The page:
Friday, December 11, 2015

11/12/15: Irish National Accounts 3Q: Post 4: Domestic Demand

In the previous posts of the series, I covered Irish National Accounts 3Q: Sectoral Growth results;  year-on-year growth rates in GDP and GNP; and quarterly growth rates in GDP and GNP.

Now, let’s look at the Domestic Demand.

Personal Expenditure on Goods & Services rose 3.63% y/y in 3Q 2015 in real terms, posting a stronger growth than in 2Q 2015 (+2.91%) and in 3Q 2014 (+1.11%). Over the last four consecutive quarters, growth in Personal Expenditure on Goods & Services averaged 3.36%. All of this is strong and encouraging, as Personal Expenditure on Goods & Services is one of the few figures still remaining in the National Accounts that are unpolluted by the MNCs activities and as such is a significant reflection of the strength of the real economy.

Despite the rise in 3Q 2015, current level of Personal Expenditure on Goods & Services remains 7.85% below pre-crisis peak levels.

Still, in 3Q 2015, Personal Expenditure on Goods & Services contributed EUR779 million to y/y growth in GDP and GNP, which is up on EUR616 million growth contribution in 2Q 2015 and on EUR236 million growth in 3Q 2014.

Expenditure by Government on Current Goods & Services fell in 3Q 2015 (down -1.38% y/y or -EUR94 million). This compares to growth of 1.82% y/y in 2Q 2015 and 3.23% growth in 3Q 2014. Over the last four quarters, Expenditure by Government on Current Goods & Services growth averaged strong 3.95% - faster than growth in Persona Consumption.

As with Personal Consumption, Government Expenditure is still down on pre-crisis peak levels, in fact, it is down more than Personal Consumption at -13.1%.

Gross Domestic Fixed Capital Formation continued to post literally unbelievable readings in 3Q 2015, rising 35.8% y/y, compared to 34.2% increase recorded in 2Q 2015 and to 10.1% rise in 3Q 2014. 3Q 2015 y/y growth figure was the highest on record and there is a clear pattern of dramatic increases over 4Q 2014, 2Q 2015 and 3Q 2015, with last four quarters average growth rate at 24.9% implying that Irish economy’s capital stock should be doubling in size every 3 years. This is plain bonkers and is a clear signifier of distortions induced into the Irish economy by the likes of Nama, vulture funds and MNCs.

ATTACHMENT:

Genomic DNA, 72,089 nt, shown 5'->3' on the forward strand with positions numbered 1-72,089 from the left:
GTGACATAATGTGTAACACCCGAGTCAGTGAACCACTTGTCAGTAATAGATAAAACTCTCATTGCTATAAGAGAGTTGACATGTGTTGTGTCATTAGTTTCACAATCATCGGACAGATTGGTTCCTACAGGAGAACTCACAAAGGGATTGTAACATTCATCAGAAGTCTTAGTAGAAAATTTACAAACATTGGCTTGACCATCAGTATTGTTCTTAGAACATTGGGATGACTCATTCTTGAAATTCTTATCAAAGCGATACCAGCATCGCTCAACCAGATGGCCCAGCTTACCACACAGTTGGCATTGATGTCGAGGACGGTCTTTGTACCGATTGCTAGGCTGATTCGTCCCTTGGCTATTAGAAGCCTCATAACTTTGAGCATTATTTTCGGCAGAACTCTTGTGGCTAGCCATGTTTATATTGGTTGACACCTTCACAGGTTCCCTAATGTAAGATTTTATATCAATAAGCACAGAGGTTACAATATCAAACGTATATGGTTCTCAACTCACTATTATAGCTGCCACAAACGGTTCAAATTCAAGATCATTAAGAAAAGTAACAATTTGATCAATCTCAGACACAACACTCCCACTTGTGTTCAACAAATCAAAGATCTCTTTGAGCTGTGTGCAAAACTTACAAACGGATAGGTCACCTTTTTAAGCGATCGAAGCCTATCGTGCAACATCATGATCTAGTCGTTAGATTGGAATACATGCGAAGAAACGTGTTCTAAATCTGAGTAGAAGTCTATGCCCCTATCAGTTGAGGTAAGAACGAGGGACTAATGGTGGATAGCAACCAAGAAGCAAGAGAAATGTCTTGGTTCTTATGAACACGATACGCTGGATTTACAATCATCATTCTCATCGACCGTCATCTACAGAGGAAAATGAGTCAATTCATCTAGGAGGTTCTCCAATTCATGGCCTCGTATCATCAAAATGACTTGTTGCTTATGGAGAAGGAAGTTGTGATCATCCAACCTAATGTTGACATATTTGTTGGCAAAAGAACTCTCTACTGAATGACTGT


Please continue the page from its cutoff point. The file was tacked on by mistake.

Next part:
Based on our official accounts, whilst building and construction (including civil engineering etc) added only EUR44 million to GDP in 3Q 2015, Fixed Capital Formation jumped by EUR3.1 billion over the same period of time.

Still, even with this patently questionable accounting, Irish Gross Domestic Fixed Capital Formation remains 11.8% below pre-crisis peak levels.

With all three components of Final Domestic Demand still under pre-crisis peak levels performance, Final Domestic Demand ended 3Q 2015 some 7.0% below pre-crisis peak. However, Final Domestic Demand did post strong growth, rising 10.2% in 3Q 2015 compared to 3Q 2014, with rate of growth in 3Q basically consistent with 10.1% expansion recorded in 2Q 2015, and up strongly on 3.1% y/y growth recorded in 3Q 2014. Over the last four quarters, Final Domestic Demand growth rate averaged 8.35%.

However, virtually all of growth in Final Domestic Demand was accounted for by Fixed Capital Formation - the only component of the Domestic Demand that is impacted by the MNCs. In 3Q 2015, growth in Final Domestic Demand stood at EUR3.782 billion, of which EUR3.098 billion came from Fixed Capital Formation side.

One additional point is worth making with respect to the expenditure side of Irish National Accounts in 3Q 2015. In last quarter, EUR497 million (or 37.6% of total GNP growth y/y) came from the expansion in the Value of Physical Changes in Stocks. This is not insignificant. In 3Q 2015, compared to 3Q 2014, Personal Expenditure in Ireland contributed EUR779 million, while Changes in the Value of Stocks contributed EUR497 million. Absent this level of growth in stocks, Irish GNP would have been up only 3.43% y/y instead of 5.5% and taking into the account last four quarters average changes in Stocks, the GNP would have been up just 2.8%. In other words, quite a bit of Irish GDP and GNP growth in 3Q 2015 was down to companies accumulating Physical Stocks of goods and services, sitting unsold.

A key observation, therefore, from the entire National Accounts series is that one cannot talk about Irish economy ‘overheating’ or ‘running at its potential output’ anymore: all three headline growth figures of GDP growth (+6.84% y/y in 3Q 2015), GNP growth (+5.50% y/y) and Domestic Demand growth (+10.23% y/y) are influenced significantly by MNCs and post-crisis financial and property markets re-pricing. In the surreal world of Irish economics, the thermometer that could have told us about economy’s health is simply badly broken.

Stay tuned for analysis of Irish External Trade figures next.

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